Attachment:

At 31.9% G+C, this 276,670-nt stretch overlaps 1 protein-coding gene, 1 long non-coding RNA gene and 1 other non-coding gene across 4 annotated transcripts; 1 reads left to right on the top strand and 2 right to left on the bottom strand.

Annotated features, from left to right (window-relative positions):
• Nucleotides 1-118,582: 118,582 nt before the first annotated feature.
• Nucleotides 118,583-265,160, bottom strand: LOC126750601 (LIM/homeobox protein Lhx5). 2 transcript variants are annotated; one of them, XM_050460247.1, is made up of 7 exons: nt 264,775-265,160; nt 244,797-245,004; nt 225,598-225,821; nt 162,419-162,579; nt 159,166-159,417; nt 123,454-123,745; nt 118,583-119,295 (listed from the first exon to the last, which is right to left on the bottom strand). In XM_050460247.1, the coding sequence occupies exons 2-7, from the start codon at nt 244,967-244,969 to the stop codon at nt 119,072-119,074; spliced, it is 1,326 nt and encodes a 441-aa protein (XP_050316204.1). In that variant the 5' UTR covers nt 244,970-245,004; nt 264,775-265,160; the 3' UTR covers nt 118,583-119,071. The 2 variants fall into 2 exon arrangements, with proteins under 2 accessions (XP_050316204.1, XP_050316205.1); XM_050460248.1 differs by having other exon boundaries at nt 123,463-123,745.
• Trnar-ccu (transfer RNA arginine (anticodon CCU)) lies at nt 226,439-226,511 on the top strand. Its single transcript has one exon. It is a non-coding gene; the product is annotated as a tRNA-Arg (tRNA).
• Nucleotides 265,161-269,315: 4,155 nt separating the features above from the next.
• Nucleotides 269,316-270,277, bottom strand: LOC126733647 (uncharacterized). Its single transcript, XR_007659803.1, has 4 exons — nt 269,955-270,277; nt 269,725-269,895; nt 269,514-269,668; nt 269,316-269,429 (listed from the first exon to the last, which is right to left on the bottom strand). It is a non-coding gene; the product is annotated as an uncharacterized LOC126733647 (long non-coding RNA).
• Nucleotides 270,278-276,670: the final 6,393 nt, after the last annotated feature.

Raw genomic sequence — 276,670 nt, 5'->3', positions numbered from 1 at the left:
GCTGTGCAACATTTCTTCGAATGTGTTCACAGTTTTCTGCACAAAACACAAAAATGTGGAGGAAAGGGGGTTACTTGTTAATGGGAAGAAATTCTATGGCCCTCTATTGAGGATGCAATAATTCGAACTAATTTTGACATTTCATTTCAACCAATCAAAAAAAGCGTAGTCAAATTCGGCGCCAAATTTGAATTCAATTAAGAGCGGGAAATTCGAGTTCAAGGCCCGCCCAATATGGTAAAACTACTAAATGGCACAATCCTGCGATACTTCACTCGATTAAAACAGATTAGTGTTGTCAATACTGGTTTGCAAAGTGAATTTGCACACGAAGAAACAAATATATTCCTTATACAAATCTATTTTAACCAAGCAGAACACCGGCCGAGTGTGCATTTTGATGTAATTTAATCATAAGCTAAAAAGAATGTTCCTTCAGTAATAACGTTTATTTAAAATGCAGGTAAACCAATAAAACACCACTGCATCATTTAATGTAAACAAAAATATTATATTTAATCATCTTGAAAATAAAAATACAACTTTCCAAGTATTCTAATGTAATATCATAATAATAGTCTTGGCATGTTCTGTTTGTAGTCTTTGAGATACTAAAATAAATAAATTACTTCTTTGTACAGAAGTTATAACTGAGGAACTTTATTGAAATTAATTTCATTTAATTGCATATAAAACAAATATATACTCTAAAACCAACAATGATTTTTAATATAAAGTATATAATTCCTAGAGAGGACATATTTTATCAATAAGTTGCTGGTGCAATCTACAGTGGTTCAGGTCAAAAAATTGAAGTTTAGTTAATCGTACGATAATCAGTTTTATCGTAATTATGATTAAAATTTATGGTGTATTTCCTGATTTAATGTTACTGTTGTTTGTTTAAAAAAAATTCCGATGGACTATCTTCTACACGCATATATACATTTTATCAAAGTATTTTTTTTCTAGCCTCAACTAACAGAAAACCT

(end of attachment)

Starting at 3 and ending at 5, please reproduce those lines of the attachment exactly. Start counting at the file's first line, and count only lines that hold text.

• Nucleotides 1-118,582: 118,582 nt before the first annotated feature.
• Nucleotides 118,583-265,160, bottom strand: LOC126750601 (LIM/homeobox protein Lhx5). 2 transcript variants are annotated; one of them, XM_050460247.1, is made up of 7 exons: nt 264,775-265,160; nt 244,797-245,004; nt 225,598-225,821; nt 162,419-162,579; nt 159,166-159,417; nt 123,454-123,745; nt 118,583-119,295 (listed from the first exon to the last, which is right to left on the bottom strand). In XM_050460247.1, the coding sequence occupies exons 2-7, from the start codon at nt 244,967-244,969 to the stop codon at nt 119,072-119,074; spliced, it is 1,326 nt and encodes a 441-aa protein (XP_050316204.1). In that variant the 5' UTR covers nt 244,970-245,004; nt 264,775-265,160; the 3' UTR covers nt 118,583-119,071. The 2 variants fall into 2 exon arrangements, with proteins under 2 accessions (XP_050316204.1, XP_050316205.1); XM_050460248.1 differs by having other exon boundaries at nt 123,463-123,745.
• Trnar-ccu (transfer RNA arginine (anticodon CCU)) lies at nt 226,439-226,511 on the top strand. Its single transcript has one exon. It is a non-coding gene; the product is annotated as a tRNA-Arg (tRNA).